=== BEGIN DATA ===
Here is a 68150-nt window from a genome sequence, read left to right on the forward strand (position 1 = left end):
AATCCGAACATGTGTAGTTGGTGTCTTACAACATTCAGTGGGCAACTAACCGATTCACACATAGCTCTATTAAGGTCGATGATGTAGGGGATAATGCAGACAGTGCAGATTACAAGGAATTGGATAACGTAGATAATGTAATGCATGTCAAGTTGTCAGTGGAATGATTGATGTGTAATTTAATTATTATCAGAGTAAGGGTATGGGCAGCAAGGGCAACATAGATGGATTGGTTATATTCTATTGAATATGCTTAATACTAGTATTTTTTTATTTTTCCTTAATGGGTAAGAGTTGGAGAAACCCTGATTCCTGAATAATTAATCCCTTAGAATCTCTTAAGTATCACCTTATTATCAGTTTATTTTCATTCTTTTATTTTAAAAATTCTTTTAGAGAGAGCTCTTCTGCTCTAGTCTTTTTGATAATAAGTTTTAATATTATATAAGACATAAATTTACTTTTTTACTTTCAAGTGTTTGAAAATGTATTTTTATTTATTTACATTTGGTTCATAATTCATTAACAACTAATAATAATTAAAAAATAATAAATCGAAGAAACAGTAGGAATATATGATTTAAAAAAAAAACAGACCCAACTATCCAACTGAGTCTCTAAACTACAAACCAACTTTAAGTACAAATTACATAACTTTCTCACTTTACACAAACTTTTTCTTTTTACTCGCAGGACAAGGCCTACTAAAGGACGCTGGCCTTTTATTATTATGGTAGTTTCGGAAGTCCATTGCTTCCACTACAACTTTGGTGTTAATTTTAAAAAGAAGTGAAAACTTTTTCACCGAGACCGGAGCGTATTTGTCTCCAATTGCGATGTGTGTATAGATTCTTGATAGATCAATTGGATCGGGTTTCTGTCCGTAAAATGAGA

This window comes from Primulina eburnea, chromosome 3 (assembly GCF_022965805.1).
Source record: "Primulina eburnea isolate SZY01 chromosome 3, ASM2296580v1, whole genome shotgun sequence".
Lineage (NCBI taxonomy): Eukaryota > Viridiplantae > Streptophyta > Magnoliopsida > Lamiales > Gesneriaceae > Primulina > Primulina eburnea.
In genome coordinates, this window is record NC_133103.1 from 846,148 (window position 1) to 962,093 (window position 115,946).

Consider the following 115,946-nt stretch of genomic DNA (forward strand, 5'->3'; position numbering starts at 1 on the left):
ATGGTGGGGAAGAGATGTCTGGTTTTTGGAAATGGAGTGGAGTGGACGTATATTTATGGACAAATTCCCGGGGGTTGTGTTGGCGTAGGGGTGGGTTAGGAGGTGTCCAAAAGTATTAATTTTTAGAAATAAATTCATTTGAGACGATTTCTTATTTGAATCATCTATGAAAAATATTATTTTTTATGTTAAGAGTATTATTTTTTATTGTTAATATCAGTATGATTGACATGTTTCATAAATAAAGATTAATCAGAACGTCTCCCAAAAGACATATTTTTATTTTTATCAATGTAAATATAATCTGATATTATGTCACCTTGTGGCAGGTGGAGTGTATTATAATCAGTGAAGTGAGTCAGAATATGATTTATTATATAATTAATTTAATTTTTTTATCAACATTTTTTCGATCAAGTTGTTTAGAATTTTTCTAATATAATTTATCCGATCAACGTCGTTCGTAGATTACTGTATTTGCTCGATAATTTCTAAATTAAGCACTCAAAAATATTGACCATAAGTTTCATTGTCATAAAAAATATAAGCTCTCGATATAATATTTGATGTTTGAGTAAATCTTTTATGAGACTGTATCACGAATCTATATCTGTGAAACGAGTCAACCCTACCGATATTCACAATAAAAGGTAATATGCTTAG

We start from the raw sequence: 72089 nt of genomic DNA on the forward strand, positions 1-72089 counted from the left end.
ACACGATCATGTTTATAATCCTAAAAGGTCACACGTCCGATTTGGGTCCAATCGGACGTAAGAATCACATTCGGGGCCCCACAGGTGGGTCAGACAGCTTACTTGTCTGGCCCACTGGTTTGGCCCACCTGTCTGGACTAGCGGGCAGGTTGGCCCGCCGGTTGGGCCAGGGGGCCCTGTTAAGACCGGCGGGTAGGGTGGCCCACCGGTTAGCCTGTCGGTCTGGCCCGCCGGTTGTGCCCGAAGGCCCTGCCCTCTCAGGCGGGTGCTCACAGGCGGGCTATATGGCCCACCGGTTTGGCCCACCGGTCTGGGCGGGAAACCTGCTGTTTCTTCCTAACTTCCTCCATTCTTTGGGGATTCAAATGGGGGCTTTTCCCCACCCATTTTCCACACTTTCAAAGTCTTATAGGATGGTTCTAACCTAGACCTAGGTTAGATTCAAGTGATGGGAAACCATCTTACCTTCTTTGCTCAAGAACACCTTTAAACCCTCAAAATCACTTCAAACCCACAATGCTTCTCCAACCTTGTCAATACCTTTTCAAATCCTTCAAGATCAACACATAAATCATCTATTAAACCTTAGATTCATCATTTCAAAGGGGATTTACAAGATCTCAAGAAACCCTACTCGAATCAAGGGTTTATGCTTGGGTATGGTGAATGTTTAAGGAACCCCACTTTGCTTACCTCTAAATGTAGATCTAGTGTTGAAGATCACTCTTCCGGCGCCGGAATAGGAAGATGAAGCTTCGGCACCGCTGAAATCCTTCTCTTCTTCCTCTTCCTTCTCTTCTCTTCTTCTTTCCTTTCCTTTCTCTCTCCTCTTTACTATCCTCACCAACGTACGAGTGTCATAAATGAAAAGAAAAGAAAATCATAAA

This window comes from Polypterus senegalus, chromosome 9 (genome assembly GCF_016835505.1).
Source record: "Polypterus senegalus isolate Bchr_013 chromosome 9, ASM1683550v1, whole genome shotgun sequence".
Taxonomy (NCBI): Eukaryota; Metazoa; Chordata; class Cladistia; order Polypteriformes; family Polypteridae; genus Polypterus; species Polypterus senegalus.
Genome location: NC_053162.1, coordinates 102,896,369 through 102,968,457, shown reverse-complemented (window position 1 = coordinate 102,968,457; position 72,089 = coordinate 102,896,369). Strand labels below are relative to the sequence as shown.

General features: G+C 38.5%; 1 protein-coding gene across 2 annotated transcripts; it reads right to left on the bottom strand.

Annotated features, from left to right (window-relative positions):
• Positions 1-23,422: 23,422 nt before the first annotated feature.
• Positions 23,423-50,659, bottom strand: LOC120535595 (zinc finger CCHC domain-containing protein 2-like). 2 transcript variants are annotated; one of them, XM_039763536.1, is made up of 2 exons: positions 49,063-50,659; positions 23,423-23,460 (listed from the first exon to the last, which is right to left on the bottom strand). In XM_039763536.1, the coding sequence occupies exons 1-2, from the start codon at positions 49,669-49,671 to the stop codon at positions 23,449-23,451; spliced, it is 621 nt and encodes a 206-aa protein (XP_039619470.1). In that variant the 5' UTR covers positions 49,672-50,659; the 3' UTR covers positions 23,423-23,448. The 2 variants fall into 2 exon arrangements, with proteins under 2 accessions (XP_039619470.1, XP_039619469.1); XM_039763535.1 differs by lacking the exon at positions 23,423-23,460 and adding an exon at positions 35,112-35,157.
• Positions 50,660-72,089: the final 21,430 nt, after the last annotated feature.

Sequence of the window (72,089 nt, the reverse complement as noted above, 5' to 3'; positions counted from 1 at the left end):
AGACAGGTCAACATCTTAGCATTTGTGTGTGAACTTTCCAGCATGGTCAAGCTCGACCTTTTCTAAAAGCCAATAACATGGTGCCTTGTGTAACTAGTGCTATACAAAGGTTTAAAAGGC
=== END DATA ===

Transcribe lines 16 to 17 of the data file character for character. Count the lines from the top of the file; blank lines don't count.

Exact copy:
Annotated features, from left to right (window-relative positions):
• Positions 1-23,422: 23,422 nt before the first annotated feature.